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Old 01-13-2010, 08:24 AM   #1
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Default Tips for Asclepias?

I'm thinking of putting seed for A. sullivantii (I think) and A. syriaca right onto the ground (after it is lightly tilled) under the mulch.

Last winter I sowed seed for A. incarnata indoors and it went nuts as long as I kept it wet. But these other two species are not wetland plants so I thought to put them straight onto the ground.

Thoughts? I do not have much experience growing from seed outside of incarnata.
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Old 01-13-2010, 08:36 AM   #2
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Tim,
Both species require at least 60 days of stratification (either sown in the ground in late Fall or placed in a ziplock bag with moist medium the first part of January. After stratifying the seeds, sow them in a tray filled with good potting soil and lightly cover the seeds. Germination should occur about two weeks later. Let the seedlings grow until they have sufficient root development to withstand transplanting. I sow all of my Asclepias species in an outdoor seed frame. I leave one-half of the seedlings in it for a full year so that the root develops fully. The second year they can be removed and transplanted to your garden. Take a look at my article "Milkweeds" in the forum section.
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Old 01-13-2010, 09:21 AM   #3
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So you're saying that I should get both into ziplocks and then into the fridge for two months?

From there I can sow them . . . okay, I'll try that. Thanks for the advice.
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Old 01-13-2010, 09:57 AM   #4
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TimSaupe - Here's a thread on the seed treatment that Porterbrook is talking about:
Cold Moist Stratification - an Important Seed Treatment
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Old 01-13-2010, 11:19 AM   #5
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The fridge or use winter sowing method where covered contained is placed outside to experience cold moist stratification.
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Old 01-15-2010, 12:10 PM   #6
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Broadcasting the seed directly into the area in which you would like them to grow may be another extremely viable option.
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Old 08-29-2013, 04:30 PM   #7
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Default Seed storage before stratification?

I just collected some A. incarnata and my question is how to store the seed before I stratify it? I don't want to put it into moist medium now do I? I was thinking I would just leave it in and envelope in a cool dark place until I'm ready to put it into stratification this winter. Am I on the right track?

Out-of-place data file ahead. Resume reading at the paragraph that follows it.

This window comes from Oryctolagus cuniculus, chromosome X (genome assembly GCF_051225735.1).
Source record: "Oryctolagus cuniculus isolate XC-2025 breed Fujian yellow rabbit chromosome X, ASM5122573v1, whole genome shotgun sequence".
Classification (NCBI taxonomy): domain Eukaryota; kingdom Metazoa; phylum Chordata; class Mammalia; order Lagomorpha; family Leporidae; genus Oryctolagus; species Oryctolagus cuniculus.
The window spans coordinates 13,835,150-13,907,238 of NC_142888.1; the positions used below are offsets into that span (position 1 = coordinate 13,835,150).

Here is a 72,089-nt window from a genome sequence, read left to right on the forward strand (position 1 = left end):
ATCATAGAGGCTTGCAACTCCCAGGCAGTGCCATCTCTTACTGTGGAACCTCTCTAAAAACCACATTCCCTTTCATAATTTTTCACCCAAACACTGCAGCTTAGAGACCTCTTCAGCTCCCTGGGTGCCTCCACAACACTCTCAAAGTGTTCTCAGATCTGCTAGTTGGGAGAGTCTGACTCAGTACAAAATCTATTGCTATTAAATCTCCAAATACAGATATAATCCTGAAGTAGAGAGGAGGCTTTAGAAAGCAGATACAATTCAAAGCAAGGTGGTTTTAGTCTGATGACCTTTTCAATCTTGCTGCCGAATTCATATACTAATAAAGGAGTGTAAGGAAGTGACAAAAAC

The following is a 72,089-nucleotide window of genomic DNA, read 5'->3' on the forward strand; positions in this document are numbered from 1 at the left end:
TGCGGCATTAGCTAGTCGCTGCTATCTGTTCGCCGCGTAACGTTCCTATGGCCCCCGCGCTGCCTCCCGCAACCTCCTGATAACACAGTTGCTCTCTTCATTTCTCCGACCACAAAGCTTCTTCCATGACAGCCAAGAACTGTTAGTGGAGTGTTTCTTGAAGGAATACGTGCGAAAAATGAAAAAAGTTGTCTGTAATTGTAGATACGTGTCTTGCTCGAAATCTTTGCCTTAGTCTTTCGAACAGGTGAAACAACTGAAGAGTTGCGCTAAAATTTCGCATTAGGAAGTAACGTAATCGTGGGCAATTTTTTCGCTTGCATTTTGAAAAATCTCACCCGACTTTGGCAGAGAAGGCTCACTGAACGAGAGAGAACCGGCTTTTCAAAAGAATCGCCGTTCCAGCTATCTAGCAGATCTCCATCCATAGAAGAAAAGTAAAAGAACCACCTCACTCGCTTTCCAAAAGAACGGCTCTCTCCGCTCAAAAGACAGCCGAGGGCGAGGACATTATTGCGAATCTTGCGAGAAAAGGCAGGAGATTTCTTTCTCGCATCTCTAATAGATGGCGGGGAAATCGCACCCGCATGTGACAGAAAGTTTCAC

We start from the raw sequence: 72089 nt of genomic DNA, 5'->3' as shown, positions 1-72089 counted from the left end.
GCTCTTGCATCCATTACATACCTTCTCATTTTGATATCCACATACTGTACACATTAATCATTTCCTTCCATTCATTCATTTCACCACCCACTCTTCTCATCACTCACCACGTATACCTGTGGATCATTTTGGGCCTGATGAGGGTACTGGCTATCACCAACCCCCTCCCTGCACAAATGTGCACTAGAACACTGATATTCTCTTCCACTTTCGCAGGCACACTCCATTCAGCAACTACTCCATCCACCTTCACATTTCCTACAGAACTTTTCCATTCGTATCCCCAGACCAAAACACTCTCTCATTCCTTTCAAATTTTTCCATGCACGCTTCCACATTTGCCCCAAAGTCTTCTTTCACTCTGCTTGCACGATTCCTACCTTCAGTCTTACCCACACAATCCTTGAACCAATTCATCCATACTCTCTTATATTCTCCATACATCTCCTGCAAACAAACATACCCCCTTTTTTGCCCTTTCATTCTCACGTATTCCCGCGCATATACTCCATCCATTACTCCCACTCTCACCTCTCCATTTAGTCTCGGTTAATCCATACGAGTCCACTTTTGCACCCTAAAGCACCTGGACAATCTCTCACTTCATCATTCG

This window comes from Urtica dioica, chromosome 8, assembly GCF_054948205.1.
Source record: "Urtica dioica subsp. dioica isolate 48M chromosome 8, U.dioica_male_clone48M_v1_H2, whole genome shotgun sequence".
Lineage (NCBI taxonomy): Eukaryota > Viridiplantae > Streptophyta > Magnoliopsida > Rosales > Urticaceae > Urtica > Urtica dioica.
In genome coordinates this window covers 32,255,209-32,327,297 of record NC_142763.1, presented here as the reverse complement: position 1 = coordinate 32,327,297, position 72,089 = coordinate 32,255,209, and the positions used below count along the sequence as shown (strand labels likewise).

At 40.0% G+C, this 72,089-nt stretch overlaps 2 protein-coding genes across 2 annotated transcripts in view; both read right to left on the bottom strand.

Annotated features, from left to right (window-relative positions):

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Old 08-29-2013, 05:34 PM   #8
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Yes, cool and dark would be good until you are ready for stratification. I dry them after collecting by spreading the seeds out on a paper plate and placing it on top of the refrigerator for several days. This drying will help avoid problems with mold, etc. Then I put them in envelopes and place the envelopes in a container that is varmint proof.

p.s.: You've already collected your seed, but for others that have yet to collect the seeds it is important to wait until the seeds are mature before collecting them. The seeds should be brown before collecting.
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Last edited by NEWisc; 08-29-2013 at 05:51 PM. Reason: added note
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Old 08-29-2013, 05:51 PM   #9
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Thanks NEWsic I'll dry them first before I put them away. Is the varmint proof container you use ventilated or airtight?
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Old 08-29-2013, 06:56 PM   #10
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If the seeds are properly dried before storage I think either way could work. If the location of the container is a moist environment though (like some basements) ventilated could develop moisture problems. A dry storage area would work with either type of container.

An old file cabinet has worked well for me. I place the envelopes neatly in shoe boxes that are just the right size to hold the envelopes in an orderly fashion. I've also used wooden boxes when they are in a place that I view on a regular basis so that I will notice if any varmint is working on getting into the box.

I think you could find a suitable storage container for your purposes for very little cost at a goodwill or similar store.
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